There is no shortage of petrol, or there wasn’t until some Britons decided to rush to fill up their tanks. They were driven to do so by oil company briefings and media reports revealing that a lack of drivers may cause some difficulties at forecourts. Cue panic over the weekend.

As in banking and dispensing cash, the smooth supply of petrol relies on confidence and everyone not rushing at once. There is more than sufficient petrol at the pumps, or there should have been. That distinction is academic, however. When a run starts, those taking part are often behaving perfectly rationally. If you drive to work, like rather a lot of Britons do, you need fuel to get there. If it’s running out at the pumps because of a panic, it is not daft to try to get some.

The spiralling situation has infuriated and rather spooked ministers, who are blaming the media for stirring panic by reporting what some of the oil companies are saying and then showing pictures of queues at petrol stations that then encourages others, in a panic, to join in, thus worsening the problem.

That’s all very well, and there may be something in that. But ministers cannot have it both ways. For months the attitude to business from government has been that it is forever whingeing or crying wolf, so it is safe to ignore business when it warns government and the public. To paraphrase the PM in an earlier context: “F*** business.” Incidentally, the point of the cry wolf story is that in the end there was a wolf.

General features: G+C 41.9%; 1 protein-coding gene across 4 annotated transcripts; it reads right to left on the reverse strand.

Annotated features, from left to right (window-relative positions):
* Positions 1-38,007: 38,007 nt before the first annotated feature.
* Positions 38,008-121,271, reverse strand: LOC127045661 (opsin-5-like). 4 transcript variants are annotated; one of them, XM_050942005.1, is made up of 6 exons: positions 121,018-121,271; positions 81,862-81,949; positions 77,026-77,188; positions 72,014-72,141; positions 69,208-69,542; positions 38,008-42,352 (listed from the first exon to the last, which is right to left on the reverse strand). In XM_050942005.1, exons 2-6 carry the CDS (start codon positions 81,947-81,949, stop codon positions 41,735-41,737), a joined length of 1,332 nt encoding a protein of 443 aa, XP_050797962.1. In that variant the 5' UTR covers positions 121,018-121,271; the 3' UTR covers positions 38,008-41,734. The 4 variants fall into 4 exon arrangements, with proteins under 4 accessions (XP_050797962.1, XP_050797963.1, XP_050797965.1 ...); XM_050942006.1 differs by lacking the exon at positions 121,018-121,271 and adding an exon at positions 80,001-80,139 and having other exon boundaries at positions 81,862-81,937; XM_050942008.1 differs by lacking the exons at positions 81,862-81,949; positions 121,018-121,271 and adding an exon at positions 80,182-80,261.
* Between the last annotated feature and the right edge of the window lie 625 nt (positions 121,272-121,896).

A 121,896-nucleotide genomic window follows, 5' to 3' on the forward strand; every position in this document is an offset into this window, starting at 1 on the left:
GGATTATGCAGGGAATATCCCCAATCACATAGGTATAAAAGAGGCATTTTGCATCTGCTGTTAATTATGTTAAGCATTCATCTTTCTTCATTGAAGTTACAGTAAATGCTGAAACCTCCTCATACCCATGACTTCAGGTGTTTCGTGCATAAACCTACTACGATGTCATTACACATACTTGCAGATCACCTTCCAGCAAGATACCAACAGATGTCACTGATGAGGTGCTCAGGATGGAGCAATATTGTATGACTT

In that context, this petrol station crisis starts to look like payback, as though several frustrated corporates have decided to teach the government a lesson. The Mail on Sunday blamed the briefings and panic on “Remainers” at firms such as BP. That sounds like a stretch. The referendum was more than five years ago. Many firms have for months been trying to alert the government, and they have met with a cool response.

A well-connected figure who has been trying in vain to get contacts in government to listen to warnings about drivers and other stresses in the supply chain says: “They don’t listen. They don’t engage properly. They’ve got the message from Boris to not pay too much attention to anti-Brexit business. It’s ridiculous. For the last month they’ve been obsessed with the reshuffle and their own prospects. It’s chaos and they don’t listen.”